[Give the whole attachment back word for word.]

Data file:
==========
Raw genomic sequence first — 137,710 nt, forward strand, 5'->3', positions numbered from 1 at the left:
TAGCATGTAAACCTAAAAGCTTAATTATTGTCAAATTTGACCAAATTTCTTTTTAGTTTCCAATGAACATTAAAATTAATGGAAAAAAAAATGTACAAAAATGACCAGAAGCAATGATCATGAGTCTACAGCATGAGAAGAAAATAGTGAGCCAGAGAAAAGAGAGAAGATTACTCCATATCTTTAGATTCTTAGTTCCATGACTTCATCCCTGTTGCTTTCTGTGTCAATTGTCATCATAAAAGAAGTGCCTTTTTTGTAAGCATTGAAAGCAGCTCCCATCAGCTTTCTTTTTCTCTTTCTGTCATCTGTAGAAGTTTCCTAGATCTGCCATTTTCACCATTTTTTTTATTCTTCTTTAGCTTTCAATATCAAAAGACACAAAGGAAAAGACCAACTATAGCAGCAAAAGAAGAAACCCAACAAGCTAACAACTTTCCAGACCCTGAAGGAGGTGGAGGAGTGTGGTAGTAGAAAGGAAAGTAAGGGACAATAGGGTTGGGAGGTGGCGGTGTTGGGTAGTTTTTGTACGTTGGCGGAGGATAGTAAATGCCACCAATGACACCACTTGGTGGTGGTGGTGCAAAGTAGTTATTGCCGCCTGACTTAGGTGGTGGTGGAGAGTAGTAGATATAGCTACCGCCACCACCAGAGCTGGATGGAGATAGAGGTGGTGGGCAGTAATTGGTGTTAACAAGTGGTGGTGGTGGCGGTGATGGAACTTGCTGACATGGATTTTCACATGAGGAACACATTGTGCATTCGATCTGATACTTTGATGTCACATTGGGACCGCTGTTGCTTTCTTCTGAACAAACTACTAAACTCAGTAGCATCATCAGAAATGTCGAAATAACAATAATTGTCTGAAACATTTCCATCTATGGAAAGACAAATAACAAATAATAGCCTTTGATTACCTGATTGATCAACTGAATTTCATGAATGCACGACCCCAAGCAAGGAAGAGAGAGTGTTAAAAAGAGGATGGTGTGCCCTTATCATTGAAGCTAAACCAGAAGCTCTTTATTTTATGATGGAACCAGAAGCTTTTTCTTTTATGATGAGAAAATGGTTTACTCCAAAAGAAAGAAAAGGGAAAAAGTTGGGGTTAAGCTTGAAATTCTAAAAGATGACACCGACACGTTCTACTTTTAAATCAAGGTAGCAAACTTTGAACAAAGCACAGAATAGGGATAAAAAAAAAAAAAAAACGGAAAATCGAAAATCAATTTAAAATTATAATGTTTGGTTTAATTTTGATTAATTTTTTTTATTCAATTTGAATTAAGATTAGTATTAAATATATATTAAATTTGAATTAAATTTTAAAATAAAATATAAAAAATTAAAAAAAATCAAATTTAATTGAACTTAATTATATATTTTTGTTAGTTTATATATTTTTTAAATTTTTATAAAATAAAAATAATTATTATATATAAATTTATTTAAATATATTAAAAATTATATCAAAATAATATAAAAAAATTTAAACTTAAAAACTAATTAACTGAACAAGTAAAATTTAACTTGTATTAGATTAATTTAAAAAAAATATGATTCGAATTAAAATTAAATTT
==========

Raw genomic sequence first — 137,710 nt, forward strand, 5'->3', positions numbered from 1 at the left:
TAGCATGTAAACCTAAAAGCTTAATTATTGTCAAATTTGACCAAATTTCTTTTTAGTTTCCAATGAACATTAAAATTAATGGAAAAAAAAATGTACAAAAATGACCAGAAGCAATGATCATGAGTCTACAGCATGAGAAGAAAATAGTGAGCCAGAGAAAAGAGAGAAGATTACTCCATATCTTTAGATTCTTAGTTCCATGACTTCATCCCTGTTGCTTTCTGTGTCAATTGTCATCATAAAAGAAGTGCCTTTTTTGTAAGCATTGAAAGCAGCTCCCATCAGCTTTCTTTTTCTCTTTCTGTCATCTGTAGAAGTTTCCTAGATCTGCCATTTTCACCATTTTTTTTATTCTTCTTTAGCTTTCAATATCAAAAGACACAAAGGAAAAGACCAACTATAGCAGCAAAAGAAGAAACCCAACAAGCTAACAACTTTCCAGACCCTGAAGGAGGTGGAGGAGTGTGGTAGTAGAAAGGAAAGTAAGGGACAATAGGGTTGGGAGGTGGCGGTGTTGGGTAGTTTTTGTACGTTGGCGGAGGATAGTAAATGCCACCAATGACACCACTTGGTGGTGGTGGTGCAAAGTAGTTATTGCCGCCTGACTTAGGTGGTGGTGGAGAGTAGTAGATATAGCTACCGCCACCACCAGAGCTGGATGGAGATAGAGGTGGTGGGCAGTAATTGGTGTTAACAAGTGGTGGTGGTGGCGGTGATGGAACTTGCTGACATGGATTTTCACATGAGGAACACATTGTGCATTCGATCTGATACTTTGATGTCACATTGGGACCGCTGTTGCTTTCTTCTGAACAAACTACTAAACTCAGTAGCATCATCAGAAATGTCGAAATAACAATAATTGTCTGAAACATTTCCATCTATGGAAAGACAAATAACAAATAATAGCCTTTGATTACCTGATTGATCAACTGAATTTCATGAATGCACGACCCCAAGCAAGGAAGAGAGAGTGTTAAAAAGAGGATGGTGTGCCCTTATCATTGAAGCTAAACCAGAAGCTCTTTATTTTATGATGGAACCAGAAGCTTTTTCTTTTATGATGAGAAAATGGTTTACTCCAAAAGAAAGAAAAGGGAAAAAGTTGGGGTTAAGCTTGAAATTCTAAAAGATGACACCGACACGTTCTACTTTTAAATCAAGGTAGCAAACTTTGAACAAAGCACAGAATAGGGATAAAAAAAAAAAAAAAACGGAAAATCGAAAATCAATTTAAAATTATAATGTTTGGTTTAATTTTGATTAATTTTTTTTATTCAATTTGAATTAAGATTAGTATTAAATATATATTAAATTTGAATTAAATTTTAAAATAAAATATAAAAAATTAAAAAAAATCAAATTTAATTGAACTTAATTATATATTTTTGTTAGTTTATATATTTTTTAAATTTTTATAAAATAAAAATAATTATTATATATAAATTTATTTAAATATATTAAAAATTATATCAAAATAATATAAAAAAATTTAAACTTAAAAACTAATTAACTGAACAAGTAAAATTTAACTTGTATTAGATTAATTTAAAAAAAATATGATTCGAATTAAAATTAAATTT